30 Days of Tennessee Archaeology, Day 12

An Archaeology of Sunday in Black and White

Phillip Hodge, Archaeologist Supervisor
Tennessee Department of Transportation
and
Pickett Chapel Community Archaeological Project

There are two United Methodist congregations in Lebanon, a small town about 30 minutes east of Nashville in Wilson County, that both trace their beginnings to an unassuming 187 year old brick building known as Pickett Chapel. One congregation is black, the other is white. Dr. Martin Luther King, Jr. famously observed that “11 o’clock Sunday morning is the most segregated hour in American life.” His observation is unfortunately still true in many American communities, including Lebanon, and is reflected in the history of these two congregations and of the building from which they both began.

Pickett Chapel, Lebanon, Tennessee.

Pickett Chapel, Lebanon, Tennessee.

The story of Pickett Chapel begins with the first Methodist congregation in Lebanon, which was white and was organized in 1812. In 1827, they financed the construction of a meeting house on Market Street, a block off the public square in the newly chartered city of Lebanon. At that time, Pickett Chapel was called Seay’s Chapel and was constructed by enslaved African Americans, many of whom also attended services there. Services were held at Pickett Chapel until 1856, when white members of the congregation moved to a newly built church a block away. In 1964, this congregation moved to their current location on West Main Street and exist today as Lebanon First United Methodist Church, where, coincidentally, my family are members and attend weekly services.

It’s unclear what happened at Pickett Chapel between 1856 and the Civil War, but in 1866, just one year after Appomattox, thirty newly freed African Americans pooled their money and purchased the old church on Market Street for a sum of $1500, which equates to about $24,000 in today’s currency. Shortly thereafter, the newly formed black congregation rechristened Seay’s Chapel as Pickett Chapel Methodist Episcopal Church, after their first pastor, Reverend Calvin Pickett.

By the early 1970s, having outgrown Pickett Chapel, they built a new, larger church about a mile away and, in 1973 became known as Pickett Rucker United Methodist Church, again after the first pastor of the new church, Reverend T.G. Rucker. Pickett Chapel was soon sold and for the next two decades it was used as a community theater, before closing again and falling into disrepair. It was slated for demolition in 2007, when at the eleventh hour, several former congregants and descendants of the original 30 families who purchased Pickett Chapel in 1866, once more pooled their money. They took out second mortgages on their own homes and held fundraisers to again purchase the old church on Market Street. Stabilization and restoration efforts began shortly thereafter and continue to this day.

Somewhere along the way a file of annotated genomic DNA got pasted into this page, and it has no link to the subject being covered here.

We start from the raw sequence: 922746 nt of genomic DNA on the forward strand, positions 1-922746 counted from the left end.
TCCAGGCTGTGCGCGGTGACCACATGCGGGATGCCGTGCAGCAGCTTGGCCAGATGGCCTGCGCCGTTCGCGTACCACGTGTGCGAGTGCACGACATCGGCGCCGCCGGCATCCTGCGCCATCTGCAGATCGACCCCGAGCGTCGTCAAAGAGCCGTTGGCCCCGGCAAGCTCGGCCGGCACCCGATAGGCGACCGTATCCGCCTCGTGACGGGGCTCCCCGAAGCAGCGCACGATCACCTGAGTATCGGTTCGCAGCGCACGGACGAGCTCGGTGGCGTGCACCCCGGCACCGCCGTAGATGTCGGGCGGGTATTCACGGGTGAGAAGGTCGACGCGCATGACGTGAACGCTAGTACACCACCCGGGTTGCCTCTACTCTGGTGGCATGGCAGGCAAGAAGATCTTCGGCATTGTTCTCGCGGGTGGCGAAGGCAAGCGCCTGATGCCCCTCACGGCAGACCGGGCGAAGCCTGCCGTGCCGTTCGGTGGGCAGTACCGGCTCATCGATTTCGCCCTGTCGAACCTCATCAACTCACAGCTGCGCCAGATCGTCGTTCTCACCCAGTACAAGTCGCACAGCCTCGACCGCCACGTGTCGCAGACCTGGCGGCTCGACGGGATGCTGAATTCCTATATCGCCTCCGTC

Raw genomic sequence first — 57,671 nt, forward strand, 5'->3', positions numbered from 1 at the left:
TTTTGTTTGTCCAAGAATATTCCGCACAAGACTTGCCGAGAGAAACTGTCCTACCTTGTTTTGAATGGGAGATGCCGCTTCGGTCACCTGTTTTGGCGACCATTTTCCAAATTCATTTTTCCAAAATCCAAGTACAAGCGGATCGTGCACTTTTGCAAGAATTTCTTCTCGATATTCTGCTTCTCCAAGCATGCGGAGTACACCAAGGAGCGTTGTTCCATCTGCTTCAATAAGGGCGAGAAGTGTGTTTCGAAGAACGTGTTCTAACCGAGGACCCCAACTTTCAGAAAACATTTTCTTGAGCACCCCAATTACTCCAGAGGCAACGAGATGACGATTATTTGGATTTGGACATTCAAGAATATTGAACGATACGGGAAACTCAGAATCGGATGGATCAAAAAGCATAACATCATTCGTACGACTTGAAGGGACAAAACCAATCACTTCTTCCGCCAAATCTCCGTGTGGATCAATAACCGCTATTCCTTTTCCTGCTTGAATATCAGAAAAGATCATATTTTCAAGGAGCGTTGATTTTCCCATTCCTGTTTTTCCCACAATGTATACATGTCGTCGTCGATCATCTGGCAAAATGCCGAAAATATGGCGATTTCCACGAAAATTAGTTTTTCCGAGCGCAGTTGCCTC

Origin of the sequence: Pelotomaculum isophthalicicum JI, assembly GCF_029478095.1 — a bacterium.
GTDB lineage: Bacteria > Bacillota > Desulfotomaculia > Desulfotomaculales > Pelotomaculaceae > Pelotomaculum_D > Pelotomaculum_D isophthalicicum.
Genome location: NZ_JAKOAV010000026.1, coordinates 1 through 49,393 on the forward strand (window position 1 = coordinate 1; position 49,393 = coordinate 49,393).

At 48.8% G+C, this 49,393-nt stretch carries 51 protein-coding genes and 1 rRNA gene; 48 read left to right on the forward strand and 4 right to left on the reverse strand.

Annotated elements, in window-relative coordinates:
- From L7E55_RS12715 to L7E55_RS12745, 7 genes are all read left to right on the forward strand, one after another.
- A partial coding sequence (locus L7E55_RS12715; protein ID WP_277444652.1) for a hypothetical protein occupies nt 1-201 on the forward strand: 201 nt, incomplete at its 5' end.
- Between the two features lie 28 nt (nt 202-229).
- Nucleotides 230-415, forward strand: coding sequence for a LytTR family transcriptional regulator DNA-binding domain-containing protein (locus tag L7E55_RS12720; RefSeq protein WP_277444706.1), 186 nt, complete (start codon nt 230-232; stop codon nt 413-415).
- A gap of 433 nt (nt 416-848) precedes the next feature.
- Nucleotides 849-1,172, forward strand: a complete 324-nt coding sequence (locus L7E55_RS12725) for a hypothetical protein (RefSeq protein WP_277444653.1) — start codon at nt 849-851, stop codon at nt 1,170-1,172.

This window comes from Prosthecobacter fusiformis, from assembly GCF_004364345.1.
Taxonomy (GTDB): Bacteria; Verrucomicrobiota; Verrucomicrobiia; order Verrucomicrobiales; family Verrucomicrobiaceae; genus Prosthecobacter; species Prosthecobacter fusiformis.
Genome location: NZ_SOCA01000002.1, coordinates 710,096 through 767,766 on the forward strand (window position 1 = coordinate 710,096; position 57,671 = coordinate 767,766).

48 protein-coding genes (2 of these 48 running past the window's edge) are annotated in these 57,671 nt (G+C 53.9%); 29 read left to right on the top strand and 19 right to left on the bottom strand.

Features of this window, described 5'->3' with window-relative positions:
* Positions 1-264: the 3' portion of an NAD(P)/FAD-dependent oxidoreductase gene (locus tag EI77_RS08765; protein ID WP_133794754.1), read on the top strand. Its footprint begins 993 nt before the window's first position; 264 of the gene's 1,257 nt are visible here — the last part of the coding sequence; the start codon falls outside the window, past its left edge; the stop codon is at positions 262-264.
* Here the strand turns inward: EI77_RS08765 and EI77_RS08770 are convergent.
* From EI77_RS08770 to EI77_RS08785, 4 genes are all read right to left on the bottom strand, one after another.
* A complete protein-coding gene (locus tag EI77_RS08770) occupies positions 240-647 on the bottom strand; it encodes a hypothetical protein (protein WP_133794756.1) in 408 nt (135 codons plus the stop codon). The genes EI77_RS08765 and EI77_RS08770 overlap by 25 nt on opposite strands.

Inside the sanctuary at Pickett Chapel. Photo courtesy of the Wilson County Black History Committee.

Inside the sanctuary at Pickett Chapel. Photo courtesy of the Wilson County Black History Committee.

I got involved with Pickett Chapel somewhat coincidentally. In my job as a TDOT archaeologist, I’ve worked on archaeological projects in almost every part of Tennessee, except my hometown of Lebanon. My kids went to daycare next door to Pickett Chapel, and I’d drive by the old chapel every day to drop them off and always wonder if it had any archaeology. Fast forward to 2012. I’m in the local coffee shop eavesdropping on a conversation among members of the Wilson County Black History Committee (WCBHC) about, what else, Pickett Chapel. I eventually interrupted their conversation, introduced myself, and asked if I could do some archaeology at Pickett Chapel. They enthusiastically agreed and the rest, as they say, is history.